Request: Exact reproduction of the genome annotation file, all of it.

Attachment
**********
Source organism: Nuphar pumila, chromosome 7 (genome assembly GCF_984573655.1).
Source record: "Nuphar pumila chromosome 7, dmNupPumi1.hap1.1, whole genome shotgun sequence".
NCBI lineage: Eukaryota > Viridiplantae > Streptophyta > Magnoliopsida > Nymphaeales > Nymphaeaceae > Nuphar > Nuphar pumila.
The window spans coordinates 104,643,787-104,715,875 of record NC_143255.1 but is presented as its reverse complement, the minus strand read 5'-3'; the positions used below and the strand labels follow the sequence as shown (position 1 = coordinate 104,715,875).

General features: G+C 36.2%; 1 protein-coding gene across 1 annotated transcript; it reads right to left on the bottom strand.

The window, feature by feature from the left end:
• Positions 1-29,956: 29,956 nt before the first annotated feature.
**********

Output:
Source organism: Nuphar pumila, chromosome 7 (genome assembly GCF_984573655.1).
Source record: "Nuphar pumila chromosome 7, dmNupPumi1.hap1.1, whole genome shotgun sequence".
NCBI lineage: Eukaryota > Viridiplantae > Streptophyta > Magnoliopsida > Nymphaeales > Nymphaeaceae > Nuphar > Nuphar pumila.
The window spans coordinates 104,643,787-104,715,875 of record NC_143255.1 but is presented as its reverse complement, the minus strand read 5'-3'; the positions used below and the strand labels follow the sequence as shown (position 1 = coordinate 104,715,875).

General features: G+C 36.2%; 1 protein-coding gene across 1 annotated transcript; it reads right to left on the bottom strand.

The window, feature by feature from the left end:
• Positions 1-29,956: 29,956 nt before the first annotated feature.